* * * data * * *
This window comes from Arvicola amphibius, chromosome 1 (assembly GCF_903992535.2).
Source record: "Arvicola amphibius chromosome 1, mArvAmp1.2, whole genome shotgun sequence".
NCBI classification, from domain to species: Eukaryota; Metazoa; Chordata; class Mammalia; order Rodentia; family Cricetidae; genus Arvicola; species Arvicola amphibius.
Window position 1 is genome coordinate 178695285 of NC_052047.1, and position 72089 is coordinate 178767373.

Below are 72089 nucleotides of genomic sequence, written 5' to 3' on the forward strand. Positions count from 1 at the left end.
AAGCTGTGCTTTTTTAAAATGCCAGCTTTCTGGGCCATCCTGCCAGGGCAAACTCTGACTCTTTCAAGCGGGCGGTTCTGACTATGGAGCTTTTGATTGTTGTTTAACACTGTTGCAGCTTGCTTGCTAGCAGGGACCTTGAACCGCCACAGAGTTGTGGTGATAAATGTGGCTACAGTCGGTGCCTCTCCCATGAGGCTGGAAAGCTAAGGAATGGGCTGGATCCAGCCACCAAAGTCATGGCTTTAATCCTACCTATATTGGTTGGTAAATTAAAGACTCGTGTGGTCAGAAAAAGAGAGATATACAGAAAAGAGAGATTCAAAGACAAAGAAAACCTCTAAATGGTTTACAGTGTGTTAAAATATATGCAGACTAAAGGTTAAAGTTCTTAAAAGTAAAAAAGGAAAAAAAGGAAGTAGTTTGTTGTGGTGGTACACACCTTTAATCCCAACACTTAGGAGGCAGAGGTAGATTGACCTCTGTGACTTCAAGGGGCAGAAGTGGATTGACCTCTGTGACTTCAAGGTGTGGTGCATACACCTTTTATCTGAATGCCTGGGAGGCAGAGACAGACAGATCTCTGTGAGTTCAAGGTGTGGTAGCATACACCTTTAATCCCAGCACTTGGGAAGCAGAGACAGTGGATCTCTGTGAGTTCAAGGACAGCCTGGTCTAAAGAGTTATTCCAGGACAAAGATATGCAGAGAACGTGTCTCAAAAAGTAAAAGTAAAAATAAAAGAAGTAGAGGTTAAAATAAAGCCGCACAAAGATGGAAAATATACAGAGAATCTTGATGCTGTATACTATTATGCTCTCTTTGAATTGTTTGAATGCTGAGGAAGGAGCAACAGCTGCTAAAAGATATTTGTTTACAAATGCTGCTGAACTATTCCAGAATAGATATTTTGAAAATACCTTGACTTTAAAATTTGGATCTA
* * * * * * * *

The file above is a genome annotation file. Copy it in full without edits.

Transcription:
This window comes from Arvicola amphibius, chromosome 1 (assembly GCF_903992535.2).
Source record: "Arvicola amphibius chromosome 1, mArvAmp1.2, whole genome shotgun sequence".
NCBI classification, from domain to species: Eukaryota; Metazoa; Chordata; class Mammalia; order Rodentia; family Cricetidae; genus Arvicola; species Arvicola amphibius.
Window position 1 is genome coordinate 178695285 of NC_052047.1, and position 72089 is coordinate 178767373.

Below are 72089 nucleotides of genomic sequence, written 5' to 3' on the forward strand. Positions count from 1 at the left end.
AAGCTGTGCTTTTTTAAAATGCCAGCTTTCTGGGCCATCCTGCCAGGGCAAACTCTGACTCTTTCAAGCGGGCGGTTCTGACTATGGAGCTTTTGATTGTTGTTTAACACTGTTGCAGCTTGCTTGCTAGCAGGGACCTTGAACCGCCACAGAGTTGTGGTGATAAATGTGGCTACAGTCGGTGCCTCTCCCATGAGGCTGGAAAGCTAAGGAATGGGCTGGATCCAGCCACCAAAGTCATGGCTTTAATCCTACCTATATTGGTTGGTAAATTAAAGACTCGTGTGGTCAGAAAAAGAGAGATATACAGAAAAGAGAGATTCAAAGACAAAGAAAACCTCTAAATGGTTTACAGTGTGTTAAAATATATGCAGACTAAAGGTTAAAGTTCTTAAAAGTAAAAAAGGAAAAAAAGGAAGTAGTTTGTTGTGGTGGTACACACCTTTAATCCCAACACTTAGGAGGCAGAGGTAGATTGACCTCTGTGACTTCAAGGGGCAGAAGTGGATTGACCTCTGTGACTTCAAGGTGTGGTGCATACACCTTTTATCTGAATGCCTGGGAGGCAGAGACAGACAGATCTCTGTGAGTTCAAGGTGTGGTAGCATACACCTTTAATCCCAGCACTTGGGAAGCAGAGACAGTGGATCTCTGTGAGTTCAAGGACAGCCTGGTCTAAAGAGTTATTCCAGGACAAAGATATGCAGAGAACGTGTCTCAAAAAGTAAAAGTAAAAATAAAAGAAGTAGAGGTTAAAATAAAGCCGCACAAAGATGGAAAATATACAGAGAATCTTGATGCTGTATACTATTATGCTCTCTTTGAATTGTTTGAATGCTGAGGAAGGAGCAACAGCTGCTAAAAGATATTTGTTTACAAATGCTGCTGAACTATTCCAGAATAGATATTTTGAAAATACCTTGACTTTAAAATTTGGATCTA